"He's just spirited," Hunter had remarked, and like a fool he had brought the mare in season to the paddock. In addition to ruining the mare, the stallion had nearly killed a groom, a hired man from Norfolk. More predator than horse, Finn had rushed the man back against the fence, then slashed out viciously. Rearing, striking, bellowing, the stallion had focused his fury on the groom. If Hunter hadn't distracted the horse with a bludgeon blow, the stallion would have murdered the man.
Now the stallion's breath heated the air, making little puffs of fog. His eye, filled with an iron-hard malevolence, rolled back. The shallow veins beneath the surface of his skin formed angry, distended rivulets, and the hide itself quivered as if to cast off flies.
Cold purpose enclosed Hunter like a crust of ice. Emptying his mind of everything save the task at hand, he braced one leg on the lowest fence rail. Then he slung the other leg up and over, steadying himself there while he jammed the butt of the rifle against his shoulder.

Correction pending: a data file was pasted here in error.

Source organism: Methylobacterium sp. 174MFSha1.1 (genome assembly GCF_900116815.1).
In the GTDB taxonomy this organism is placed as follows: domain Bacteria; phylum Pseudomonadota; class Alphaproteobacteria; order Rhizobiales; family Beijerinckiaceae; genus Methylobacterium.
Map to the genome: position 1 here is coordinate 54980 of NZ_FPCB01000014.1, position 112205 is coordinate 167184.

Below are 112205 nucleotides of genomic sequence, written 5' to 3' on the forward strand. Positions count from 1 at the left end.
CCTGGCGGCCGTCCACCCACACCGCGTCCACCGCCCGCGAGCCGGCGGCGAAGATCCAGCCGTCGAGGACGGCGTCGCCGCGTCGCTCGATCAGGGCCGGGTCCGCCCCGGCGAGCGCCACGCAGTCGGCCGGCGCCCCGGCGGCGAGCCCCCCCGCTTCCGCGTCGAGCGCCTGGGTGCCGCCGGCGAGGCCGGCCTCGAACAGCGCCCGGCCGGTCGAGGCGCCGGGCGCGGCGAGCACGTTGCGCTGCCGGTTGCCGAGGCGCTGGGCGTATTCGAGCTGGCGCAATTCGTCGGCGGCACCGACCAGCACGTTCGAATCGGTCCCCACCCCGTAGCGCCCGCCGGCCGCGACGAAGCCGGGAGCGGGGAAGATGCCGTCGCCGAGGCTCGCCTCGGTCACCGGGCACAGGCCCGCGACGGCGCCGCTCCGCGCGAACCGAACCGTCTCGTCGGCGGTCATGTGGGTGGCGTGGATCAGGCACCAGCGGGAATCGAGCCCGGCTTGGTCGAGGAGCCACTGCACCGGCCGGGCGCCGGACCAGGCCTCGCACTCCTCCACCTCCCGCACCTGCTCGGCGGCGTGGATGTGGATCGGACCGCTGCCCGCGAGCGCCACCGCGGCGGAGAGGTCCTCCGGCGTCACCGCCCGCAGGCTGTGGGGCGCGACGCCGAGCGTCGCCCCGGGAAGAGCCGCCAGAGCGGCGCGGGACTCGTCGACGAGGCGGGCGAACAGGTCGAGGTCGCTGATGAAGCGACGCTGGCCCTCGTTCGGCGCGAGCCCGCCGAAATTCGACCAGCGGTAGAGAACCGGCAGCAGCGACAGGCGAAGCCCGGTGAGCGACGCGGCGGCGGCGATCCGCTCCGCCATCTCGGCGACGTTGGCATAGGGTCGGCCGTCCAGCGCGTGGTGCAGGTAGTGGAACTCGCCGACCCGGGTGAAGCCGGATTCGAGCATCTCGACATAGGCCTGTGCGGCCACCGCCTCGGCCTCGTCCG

The stallion exploded. A furious energy stiffened his back, and in a great wave of movement he reared. Filth-clotted hooves raked the air. Hugely muscled haunches bunched in his thighs, supporting his great weight. A shriek of pure equine wrath broke the quiet.
A hard knot formed in Hunter's chest. Even crazed and covered in muck, the horse was magnificent. Buried beneath the madness, the fire and heart that had made this horse the swiftest in Ireland still beat strong.
All of Hunter's fortunes rested with this magnificent, ruined animal.